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NBAA’s Safety Committee Redefining VLJ “Mentor Pilot,” Pursuing New Initiatives

ORLANDO, FL, October 6, 2008 – Now that very light jets (VLJs) have been in service for some time, NBAA’s Safety Committee, which met Saturday in conjunction with NBAA2008, has decided that it is time to revisit Section 3.5.1 of the NBAA Training Guidelines for Single-Pilot Operations of Very Light Jets and Technically Advanced Aircraft to see how advice for “mentor pilots” can be improved based on operational experience. Using input provided by the General Aviation Manufacturers Association and others, the NBAA Safety Committee hopes to produce a rewrite by yearend.

NBAA’s VLJ Training Guidelines outlines a minimum curriculum the Association believes is necessary to satisfy a VLJ transition and recurrent training program. VLJs are commonly understood to be jet aircraft weighing 10,000 lbs. or less (a distinction below the traditional regulatory definition of light aircraft weighing 12,500 lbs. or less), and certificated for single-pilot operations. The guidelines also may be applicable to single-pilot certified aircraft other than VLJs which share similar levels of automation.

Changes to be made to Section 3.5.1 of the Training Guidelines will attempt to address the basic instrument proficiency lacking in some prospective VLJ pilots. Also, efforts will be made to better define training outcomes, to explain the concept of “personal minimums” and to address the unique challenges of operating into airports with short runways and inhospitable nearby terrain.

A separate new project that the Safety Committee is undertaking at the request of Federal Aviation Administration officials is to provide input for an update of the agency’s advisory circular on how to plan for sporting events that draw large numbers of aircraft (AC 00-61). Prompted in part by the 2004 crash of a King Air operated by a NASCAR race team, the rewrite will attempt to apply operational best practices for both ground and air operations, thereby enhancing safety at smaller airports not accustomed to handling a large number of aircraft in a short period of time.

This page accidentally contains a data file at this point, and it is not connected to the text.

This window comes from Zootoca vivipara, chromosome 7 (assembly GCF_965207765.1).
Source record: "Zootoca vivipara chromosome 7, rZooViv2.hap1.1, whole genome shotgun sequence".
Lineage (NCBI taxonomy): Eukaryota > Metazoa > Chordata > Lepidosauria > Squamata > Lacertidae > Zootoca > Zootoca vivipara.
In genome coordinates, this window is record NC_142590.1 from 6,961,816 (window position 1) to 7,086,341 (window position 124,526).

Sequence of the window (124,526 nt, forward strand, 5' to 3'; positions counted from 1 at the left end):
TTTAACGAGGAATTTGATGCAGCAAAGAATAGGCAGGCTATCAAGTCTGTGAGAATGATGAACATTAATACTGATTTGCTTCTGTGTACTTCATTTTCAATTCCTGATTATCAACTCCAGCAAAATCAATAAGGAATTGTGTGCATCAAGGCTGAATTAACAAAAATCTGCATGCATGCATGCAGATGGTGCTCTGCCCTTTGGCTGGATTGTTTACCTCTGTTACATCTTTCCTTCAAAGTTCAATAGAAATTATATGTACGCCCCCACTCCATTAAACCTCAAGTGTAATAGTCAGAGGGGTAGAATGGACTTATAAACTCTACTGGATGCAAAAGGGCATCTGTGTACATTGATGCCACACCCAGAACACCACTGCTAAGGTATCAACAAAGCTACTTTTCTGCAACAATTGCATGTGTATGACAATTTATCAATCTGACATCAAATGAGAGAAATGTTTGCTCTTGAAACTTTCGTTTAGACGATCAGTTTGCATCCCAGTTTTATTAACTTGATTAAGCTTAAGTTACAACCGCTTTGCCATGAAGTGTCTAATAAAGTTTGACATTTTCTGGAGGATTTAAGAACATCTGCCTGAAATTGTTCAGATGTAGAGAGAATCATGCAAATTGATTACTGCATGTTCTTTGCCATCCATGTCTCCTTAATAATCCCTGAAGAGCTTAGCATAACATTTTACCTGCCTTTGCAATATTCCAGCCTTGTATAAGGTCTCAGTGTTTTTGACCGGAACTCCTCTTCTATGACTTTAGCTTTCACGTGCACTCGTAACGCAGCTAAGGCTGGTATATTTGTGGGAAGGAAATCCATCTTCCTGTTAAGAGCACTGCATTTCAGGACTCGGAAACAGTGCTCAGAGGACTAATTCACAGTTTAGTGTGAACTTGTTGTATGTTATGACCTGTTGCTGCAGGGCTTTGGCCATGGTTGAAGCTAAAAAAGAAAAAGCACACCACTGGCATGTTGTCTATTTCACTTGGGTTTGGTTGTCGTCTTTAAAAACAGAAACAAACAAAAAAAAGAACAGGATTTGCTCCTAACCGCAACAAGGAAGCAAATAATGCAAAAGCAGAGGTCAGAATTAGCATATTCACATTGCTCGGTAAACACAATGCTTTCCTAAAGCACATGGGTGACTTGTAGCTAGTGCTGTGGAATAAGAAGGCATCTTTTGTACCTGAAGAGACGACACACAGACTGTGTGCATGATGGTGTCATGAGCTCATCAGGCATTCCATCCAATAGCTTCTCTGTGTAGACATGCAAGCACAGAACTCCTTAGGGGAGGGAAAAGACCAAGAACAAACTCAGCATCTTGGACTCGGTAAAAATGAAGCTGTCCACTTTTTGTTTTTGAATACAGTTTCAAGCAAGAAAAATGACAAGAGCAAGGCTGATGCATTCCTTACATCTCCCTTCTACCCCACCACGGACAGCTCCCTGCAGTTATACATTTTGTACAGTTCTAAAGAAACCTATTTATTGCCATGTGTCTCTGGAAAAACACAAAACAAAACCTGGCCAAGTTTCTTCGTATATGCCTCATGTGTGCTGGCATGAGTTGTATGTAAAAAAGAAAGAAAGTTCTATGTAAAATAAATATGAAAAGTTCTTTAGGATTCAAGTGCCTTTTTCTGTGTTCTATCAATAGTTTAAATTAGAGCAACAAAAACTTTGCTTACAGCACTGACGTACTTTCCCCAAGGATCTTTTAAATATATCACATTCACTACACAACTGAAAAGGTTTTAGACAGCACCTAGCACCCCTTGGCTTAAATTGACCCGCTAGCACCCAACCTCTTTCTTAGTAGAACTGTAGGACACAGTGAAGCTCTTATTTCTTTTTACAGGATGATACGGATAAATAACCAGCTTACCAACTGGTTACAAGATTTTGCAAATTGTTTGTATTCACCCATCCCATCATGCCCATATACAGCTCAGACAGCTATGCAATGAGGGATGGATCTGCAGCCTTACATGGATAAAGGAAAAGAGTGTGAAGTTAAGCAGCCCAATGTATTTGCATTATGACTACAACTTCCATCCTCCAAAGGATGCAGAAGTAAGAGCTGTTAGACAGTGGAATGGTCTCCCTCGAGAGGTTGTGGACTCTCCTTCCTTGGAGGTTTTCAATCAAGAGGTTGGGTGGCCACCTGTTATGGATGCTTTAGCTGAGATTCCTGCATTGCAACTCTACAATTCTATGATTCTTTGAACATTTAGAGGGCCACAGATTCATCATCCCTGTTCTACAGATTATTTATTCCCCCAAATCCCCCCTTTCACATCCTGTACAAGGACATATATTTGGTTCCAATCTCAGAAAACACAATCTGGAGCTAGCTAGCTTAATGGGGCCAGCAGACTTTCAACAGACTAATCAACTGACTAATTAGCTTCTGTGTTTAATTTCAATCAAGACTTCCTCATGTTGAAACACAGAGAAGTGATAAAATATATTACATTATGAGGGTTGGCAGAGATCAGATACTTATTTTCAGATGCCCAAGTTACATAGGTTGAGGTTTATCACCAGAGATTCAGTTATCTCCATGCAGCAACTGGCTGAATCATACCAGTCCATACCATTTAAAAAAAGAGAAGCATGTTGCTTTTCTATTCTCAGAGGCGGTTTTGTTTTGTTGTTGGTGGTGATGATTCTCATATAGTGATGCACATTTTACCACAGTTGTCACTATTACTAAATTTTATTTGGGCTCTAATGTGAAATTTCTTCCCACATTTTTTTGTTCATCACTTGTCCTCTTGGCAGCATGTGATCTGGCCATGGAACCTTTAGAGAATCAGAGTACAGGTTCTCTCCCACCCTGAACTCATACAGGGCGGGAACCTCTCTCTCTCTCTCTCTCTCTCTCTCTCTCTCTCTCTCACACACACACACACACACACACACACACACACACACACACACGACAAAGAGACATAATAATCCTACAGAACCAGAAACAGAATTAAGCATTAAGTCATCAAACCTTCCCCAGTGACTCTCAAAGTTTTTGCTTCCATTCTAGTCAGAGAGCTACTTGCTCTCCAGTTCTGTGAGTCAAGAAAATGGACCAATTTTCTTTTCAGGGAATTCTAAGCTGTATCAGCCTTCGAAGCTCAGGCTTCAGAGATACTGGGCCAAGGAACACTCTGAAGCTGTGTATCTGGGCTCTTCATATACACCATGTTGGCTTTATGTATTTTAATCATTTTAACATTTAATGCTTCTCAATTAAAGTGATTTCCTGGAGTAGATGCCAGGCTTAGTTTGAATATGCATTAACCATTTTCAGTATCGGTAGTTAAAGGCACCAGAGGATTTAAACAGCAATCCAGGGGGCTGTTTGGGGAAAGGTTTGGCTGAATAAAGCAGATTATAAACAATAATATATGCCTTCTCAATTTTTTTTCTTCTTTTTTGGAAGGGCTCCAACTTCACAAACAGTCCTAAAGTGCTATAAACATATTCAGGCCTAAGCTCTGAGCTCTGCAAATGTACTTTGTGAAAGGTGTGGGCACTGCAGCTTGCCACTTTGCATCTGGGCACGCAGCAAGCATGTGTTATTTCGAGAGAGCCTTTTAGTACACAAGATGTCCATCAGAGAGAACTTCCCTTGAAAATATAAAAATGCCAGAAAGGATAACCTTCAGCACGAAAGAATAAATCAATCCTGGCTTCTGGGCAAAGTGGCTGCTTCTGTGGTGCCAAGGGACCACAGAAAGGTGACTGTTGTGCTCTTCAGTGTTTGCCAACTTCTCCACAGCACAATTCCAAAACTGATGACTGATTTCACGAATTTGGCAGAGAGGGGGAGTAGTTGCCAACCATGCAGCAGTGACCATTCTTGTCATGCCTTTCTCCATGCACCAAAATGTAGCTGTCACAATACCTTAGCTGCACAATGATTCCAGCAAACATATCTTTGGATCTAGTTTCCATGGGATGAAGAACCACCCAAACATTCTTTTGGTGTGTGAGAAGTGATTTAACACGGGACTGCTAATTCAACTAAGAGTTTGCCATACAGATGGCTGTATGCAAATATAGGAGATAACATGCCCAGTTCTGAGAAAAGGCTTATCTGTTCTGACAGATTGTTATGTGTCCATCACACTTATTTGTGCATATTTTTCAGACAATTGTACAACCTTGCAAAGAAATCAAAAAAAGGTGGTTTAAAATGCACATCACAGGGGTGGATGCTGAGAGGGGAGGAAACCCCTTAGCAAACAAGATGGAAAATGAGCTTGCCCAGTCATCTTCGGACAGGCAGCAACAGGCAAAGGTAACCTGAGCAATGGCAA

Of all the Safety Committee’s recent accomplishments, members are particularly proud of their role in bringing former Safety Committee member and current National Transportation Safety Board member Robert Sumwalt to NBAA2008. Sumwalt, the former manager of aviation for the SCANA Corporation, a Fortune 500 energy-based company, will be the featured speaker at the Safety Town Hall meeting, which will be held Tuesday from 9:00 a.m to 10:30 a.m. in room S310E of the Orange County Convention Center. Sumwalt will speak about the advantages to flight departments of adopting a safety management system (SMS) and will explain how operators involved in some high-profile accidents could have averted disaster if they had had an SMS in place.

NBAA’s Standing Committees work together on behalf of the NBAA Membership to promote business aviation safety, access, professional development, operational excellence and security. To learn more, visit www.nbaa.org/committees, or apply for NBAA Standing Committee membership at www.nbaa.org/committees/application.

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